Through an otherworldly conjuration of heavy guitars, soothing dissonance, and textural space, Holy Fawn invoke music from seen and unseen corners and crevices of the wilderness. Like an ancient culture exalting the sacred spirit of nature, the music mirrors the onset of night in the woods, a delicate push-and-pull of ominous sonic omens and blissful vocal calm. The Phoenix quartet—Ryan Osterman [guitar, vocals], Evan Phelps [guitar], Alexander Rieth [bass], and Austin Reinholz [drums]—hint at such sorcery in their chosen moniker.

“We wanted a name that was going to represent the sacredness of nature,” says Ryan. “In a lot of instances, a fawn is representative of psychic abilities, connections, premonitions, and otherworldly influence. It’s relatable, because of a lot of the lyrical content is paranormal or based on nature. Then, nature will fuel music, and music will fuel our fascination with the vantages of nature.”

Existing within the same musical ecosystem, the members started jamming in 2015. They bonded over a similar aesthetic. It’s informed by minimalist indie films a la the documentary Horizon and the stark simplicity of literature, including Cormac McCarthy’s The Road and No Country for Old Men. Evan notes, “Those books stuck with me because they’re really heavy on imagery and description with little dialogue. They made me realize I could paint a world in my head with very few words, which is what we try to do.”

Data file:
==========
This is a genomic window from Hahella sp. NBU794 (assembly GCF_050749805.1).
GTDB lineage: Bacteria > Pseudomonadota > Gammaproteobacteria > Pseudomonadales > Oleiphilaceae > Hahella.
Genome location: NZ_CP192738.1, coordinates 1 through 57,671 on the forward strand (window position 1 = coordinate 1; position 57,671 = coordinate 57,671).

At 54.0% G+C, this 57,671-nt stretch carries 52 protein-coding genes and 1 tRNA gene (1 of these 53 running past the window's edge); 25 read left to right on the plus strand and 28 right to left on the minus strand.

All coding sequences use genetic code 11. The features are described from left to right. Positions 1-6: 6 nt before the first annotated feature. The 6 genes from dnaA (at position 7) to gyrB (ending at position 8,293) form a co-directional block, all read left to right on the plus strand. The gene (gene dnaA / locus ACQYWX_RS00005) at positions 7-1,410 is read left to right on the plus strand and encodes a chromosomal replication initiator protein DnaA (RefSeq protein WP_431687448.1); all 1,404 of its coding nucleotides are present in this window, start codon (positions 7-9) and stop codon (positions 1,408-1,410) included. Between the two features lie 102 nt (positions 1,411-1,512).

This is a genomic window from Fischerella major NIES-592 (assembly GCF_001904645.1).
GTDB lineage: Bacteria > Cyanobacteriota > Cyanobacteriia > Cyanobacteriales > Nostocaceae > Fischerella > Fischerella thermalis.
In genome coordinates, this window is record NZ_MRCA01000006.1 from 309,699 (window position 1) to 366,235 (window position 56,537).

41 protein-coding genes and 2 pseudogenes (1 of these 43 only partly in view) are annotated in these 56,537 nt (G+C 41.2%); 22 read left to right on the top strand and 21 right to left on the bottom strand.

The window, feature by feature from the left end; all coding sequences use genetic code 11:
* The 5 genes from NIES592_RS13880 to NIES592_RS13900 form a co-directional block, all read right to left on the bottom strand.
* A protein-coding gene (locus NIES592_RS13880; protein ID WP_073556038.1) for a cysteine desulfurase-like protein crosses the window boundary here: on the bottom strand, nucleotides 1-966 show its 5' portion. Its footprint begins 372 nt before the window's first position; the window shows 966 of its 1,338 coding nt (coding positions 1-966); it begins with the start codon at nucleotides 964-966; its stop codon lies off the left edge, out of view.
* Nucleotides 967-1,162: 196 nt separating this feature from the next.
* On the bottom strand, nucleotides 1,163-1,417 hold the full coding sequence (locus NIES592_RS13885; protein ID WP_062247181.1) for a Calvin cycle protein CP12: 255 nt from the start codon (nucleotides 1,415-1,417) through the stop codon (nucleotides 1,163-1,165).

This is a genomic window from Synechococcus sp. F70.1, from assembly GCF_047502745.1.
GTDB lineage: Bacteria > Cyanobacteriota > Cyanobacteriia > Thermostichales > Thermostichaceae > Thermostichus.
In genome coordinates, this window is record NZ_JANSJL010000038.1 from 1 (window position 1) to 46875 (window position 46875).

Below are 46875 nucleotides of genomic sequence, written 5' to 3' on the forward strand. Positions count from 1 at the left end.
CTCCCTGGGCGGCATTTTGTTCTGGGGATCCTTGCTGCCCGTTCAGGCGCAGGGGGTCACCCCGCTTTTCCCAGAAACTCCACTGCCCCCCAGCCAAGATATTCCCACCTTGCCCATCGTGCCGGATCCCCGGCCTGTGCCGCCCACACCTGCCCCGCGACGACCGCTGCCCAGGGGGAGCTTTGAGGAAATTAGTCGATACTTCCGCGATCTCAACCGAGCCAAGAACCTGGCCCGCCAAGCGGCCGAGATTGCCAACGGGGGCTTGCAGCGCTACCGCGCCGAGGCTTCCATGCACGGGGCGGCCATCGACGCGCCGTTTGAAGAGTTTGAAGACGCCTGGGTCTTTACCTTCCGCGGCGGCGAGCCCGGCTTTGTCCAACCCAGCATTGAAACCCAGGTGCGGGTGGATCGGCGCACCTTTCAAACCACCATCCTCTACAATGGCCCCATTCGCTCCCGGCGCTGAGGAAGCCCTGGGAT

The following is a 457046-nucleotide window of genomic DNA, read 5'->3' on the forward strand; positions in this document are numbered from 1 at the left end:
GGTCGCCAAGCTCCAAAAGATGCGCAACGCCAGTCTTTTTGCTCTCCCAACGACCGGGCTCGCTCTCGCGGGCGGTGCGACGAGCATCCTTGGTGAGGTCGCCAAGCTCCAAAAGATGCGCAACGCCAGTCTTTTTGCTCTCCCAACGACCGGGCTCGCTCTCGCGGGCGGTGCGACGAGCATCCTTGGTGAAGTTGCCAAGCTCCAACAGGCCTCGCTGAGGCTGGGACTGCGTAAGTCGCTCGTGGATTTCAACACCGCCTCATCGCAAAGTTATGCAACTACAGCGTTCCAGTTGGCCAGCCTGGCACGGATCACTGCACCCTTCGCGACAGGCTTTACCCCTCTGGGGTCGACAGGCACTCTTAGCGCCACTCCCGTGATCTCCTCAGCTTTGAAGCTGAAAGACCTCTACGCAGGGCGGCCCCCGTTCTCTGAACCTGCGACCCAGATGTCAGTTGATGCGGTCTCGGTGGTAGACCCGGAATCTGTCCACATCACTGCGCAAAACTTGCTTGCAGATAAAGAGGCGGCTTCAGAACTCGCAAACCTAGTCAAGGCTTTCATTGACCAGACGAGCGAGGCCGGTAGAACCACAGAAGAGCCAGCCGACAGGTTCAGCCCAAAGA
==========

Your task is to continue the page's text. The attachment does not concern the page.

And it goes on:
These gatherings eventually gave birth to their independent EP debut Realms. Throughout the next three years between intermittent gigs, the group hunkered down and recorded their first full-length album Death Spells. The ten songs assumed a wild spirit by juxtaposing untamed noise with sweeping melodies as if untethered to the reason, rules, and logic of the civilized urban world and beholden to an internal compass. The title proved apropos.

A quiet launch landed Death Spells in the hands of a few tastemakers during 2018, and it took up residence in the minds of fans and critics alike. Stereogum lauded it as one of the “Top 50 Records of 2018.” New Noise described it as a “sonic adventure,” and Heavy Blog Is Heavy called them, “wholly unique.” Additionally, they earned the fandom of Thrice’s Riley Breckenridge and Lamb of God’s Randy Blythe who promised, “listening from top-to-bottom will take you on a trance-inducing journey.” In 2019, it receives a proper full release on Triple Crown Records. This new phase begins with the music video for opening track “Dark Stone,” which completes a triptych begun by previous visuals for “Arrows” and “Drag Me Into The Woods.”

“I want listeners to make a personal connection with Death Spells,” Ryan leaves off. “When I was a kid, I’d pick up a CD, go home, take out the artwork, and literally digest the album. It’s how I listen to music today and how I hope others might experience our band.”

“The album is meant to be heard like that,” concludes Austin. “It’s laid out to be loud and in-your-face with a million thoughts going through your head. You’re questioning yourself. Then, it’s calm. It’s unpredictable.”